Tello family

The Tello Family has been living in Berlin since 2011. The family was initially admitted quickly and simply. But without a settlement permit and naturalization, they have been accompanied for ten years already by fears that at some point they could be deported back to Syria. They are nevertheless building a new life in Berlin. Aside from work and training programs, they are actively working for a peaceful and democratic Syria. They still hope to see Damascus again some day.

Forced Migration

Damascus, Syria

Rafeef at home in Damascus

Fawaz and Rafeef Tello were born in Damascus, and their three children were born there between 1992 and 2000. The family feels very tied to their city and their home. They lead a comfortable and personally fulfilling life there. Both parents had an academic education. Fawaz studied civil engineering and business administration; and Rafeef, pharmaceutics.

Near Damascus, Syria

Happy family life is overshadowed by the political circumstances in Syria. Fawaz is politically active. He belongs to a group of dissidents that openly criticize the government of Bashar al-Assad. In connection with the Damascene Spring, Fawaz is arrested in 2001 and spends five years in prison. During this time, Rafeef takes care of the family but is under constant surveillance by the Syrian secret service.

Fawaz with Nawar near Damascus, 2010

Damascus, Syria

Jihad at home in Damascus, 2010

Jihad, Leen, and Nawar attend school in Damascus. As children of a dissident, they are threatened and pressured. After their father is released from prison, they live in constant fear of another arrest. When the political and personal threat continues to intensify during an uprising, the family feels compelled to leave Syria. Jihad is able to complete secondary school, but his sister Leen and his brother Nawar have to discontinue their schooling.

Beirut, Lebanon

Fawaz flees by car to neighboring Lebanon and then flies farther, directly from Beirut to Cairo, Egypt. At first the other family members remain in Damascus. They want to wait to see if their father manages to flee. If he were again arrested, they do not want to leave the country without him.

Leen, Nawar, and Jihad at home in Damascus, 2010

Cairo, Egypt

Rafeef took this shawl with her when she left Syria. It is a present from her mother.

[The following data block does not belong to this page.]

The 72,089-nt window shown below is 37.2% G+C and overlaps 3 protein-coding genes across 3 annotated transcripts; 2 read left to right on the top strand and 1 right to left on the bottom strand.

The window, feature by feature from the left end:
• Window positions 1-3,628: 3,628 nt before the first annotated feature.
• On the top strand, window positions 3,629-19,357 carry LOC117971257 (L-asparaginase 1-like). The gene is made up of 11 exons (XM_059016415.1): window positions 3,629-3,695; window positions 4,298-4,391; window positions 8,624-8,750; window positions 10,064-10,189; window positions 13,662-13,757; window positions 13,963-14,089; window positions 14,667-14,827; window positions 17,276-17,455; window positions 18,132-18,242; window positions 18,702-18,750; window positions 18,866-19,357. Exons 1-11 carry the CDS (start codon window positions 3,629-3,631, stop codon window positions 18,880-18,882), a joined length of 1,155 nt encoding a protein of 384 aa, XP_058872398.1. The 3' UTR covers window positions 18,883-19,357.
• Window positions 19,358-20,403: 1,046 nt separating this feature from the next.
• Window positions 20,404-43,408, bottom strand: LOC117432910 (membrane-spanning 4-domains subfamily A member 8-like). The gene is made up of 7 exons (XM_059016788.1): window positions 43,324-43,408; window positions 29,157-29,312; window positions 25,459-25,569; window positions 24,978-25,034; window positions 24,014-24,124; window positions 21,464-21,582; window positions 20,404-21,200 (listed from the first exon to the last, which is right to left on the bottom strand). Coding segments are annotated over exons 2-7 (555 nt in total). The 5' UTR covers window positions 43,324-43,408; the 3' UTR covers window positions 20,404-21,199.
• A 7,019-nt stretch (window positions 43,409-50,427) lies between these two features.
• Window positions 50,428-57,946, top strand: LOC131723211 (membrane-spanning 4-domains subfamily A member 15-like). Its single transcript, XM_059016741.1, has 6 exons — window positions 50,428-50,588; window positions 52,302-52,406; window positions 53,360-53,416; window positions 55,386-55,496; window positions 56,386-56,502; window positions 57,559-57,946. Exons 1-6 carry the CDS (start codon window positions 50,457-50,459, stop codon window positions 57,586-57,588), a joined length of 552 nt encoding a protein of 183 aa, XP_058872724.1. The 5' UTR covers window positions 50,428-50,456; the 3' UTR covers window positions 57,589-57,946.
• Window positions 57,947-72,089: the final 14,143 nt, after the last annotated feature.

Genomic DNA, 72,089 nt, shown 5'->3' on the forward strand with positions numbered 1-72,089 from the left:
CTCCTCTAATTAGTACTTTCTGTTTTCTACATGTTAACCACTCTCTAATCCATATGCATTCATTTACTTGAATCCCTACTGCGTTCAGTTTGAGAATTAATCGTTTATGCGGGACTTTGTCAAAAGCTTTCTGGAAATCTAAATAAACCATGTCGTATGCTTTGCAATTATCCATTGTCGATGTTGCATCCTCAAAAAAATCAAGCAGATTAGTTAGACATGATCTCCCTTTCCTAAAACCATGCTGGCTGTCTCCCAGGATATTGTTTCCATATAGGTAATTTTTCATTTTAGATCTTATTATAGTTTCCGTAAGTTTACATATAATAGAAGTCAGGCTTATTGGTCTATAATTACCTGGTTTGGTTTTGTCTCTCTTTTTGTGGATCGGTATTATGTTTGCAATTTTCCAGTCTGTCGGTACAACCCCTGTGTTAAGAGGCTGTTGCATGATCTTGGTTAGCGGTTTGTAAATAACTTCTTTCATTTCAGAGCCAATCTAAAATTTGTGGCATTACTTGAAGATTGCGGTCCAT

After Fawaz safely arrives in Cairo, Rafeef and the children immediately set off. They already have airplane tickets and everything has to go extremely quickly. They take the key to their house with them, in hopes of soon being able to return. The family spends seven weeks in Cairo. Thanks to the efforts of the German Foreign Office, they receive an entry visa for Germany.


The Tello family flies to Berlin in March 2012. They receive a three-year residence permit and lodgings in the Marienfelde temporary housing facility. In order to stand on their own feet again as quickly as possible, Fawaz and Rafeef immediately start looking for an apartment. After two months they find something and are able to move. They return to the housing facility in order to tell the story of their arrival in Berlin.

The Tello family in Berlin-Marienfelde, 2012

Forced Migration, 1 year later

"This revolution is everything in the life of every Syrian. They don’t think of anything else in their life. We all have a wonderful feeling, that in the end we will receive a very great reward for us and our children: Freedom.”

(Fawaz Tello, 2012)

Forced Migration, 5 years later

"The situation in Syria had gotten more complicated. As a politician I know what is going on in Syria. A return to Syria under these circumstances will not be possible very soon, nor will it be easy. And yet I am still hopeful. I’ll always want to return."

(Fawaz Tello, 2016)

Forced Migration, 10 years later

Ten years after leaving Syria, the family is still waiting for their residence status to be more secure.

The family is afraid that in the meantime new laws could be passed. They have already experienced willful delays and discrimination on the part of some authorities. In addition to greater security, a German passport would also mean greater freedom as regards work opportunities.

Nawar is employed by a parcel service and is the only one of the children still living with his parents. After completing the necessary vocational training program, Leen is working in a daycare center. Jihad is writing his bachelor’s thesis, a policy analysis on immigration systems.

Place of Refuge in Berlin-Marienfelde?

Could the Tello family have made it to Berlin-Marienfelde if they had fled ten years later?
Air travel to and from Egypt was interrupted for much of 2020 due to the Covid-19 pandemic, and it was virtually impossible to continue on to Germany by air. The suspension of international air traffic had drastic consequences for many people in Egypt in need of protection. Humanitarian programs to take in refugees were temporarily shut down completely. Within the framework of Germany’s resettlement program, only 25 percent of the planned 5500 resettlements were carried out. Resettlement programs make it possible for particularly vulnerable people to be granted legal and safe passage as well as long-term residence in a third country willing to take in refugees. Worldwide there are more than 1.4 million people requiring resettlement; in 2019, less than five percent of the needed placements were made available by the international community.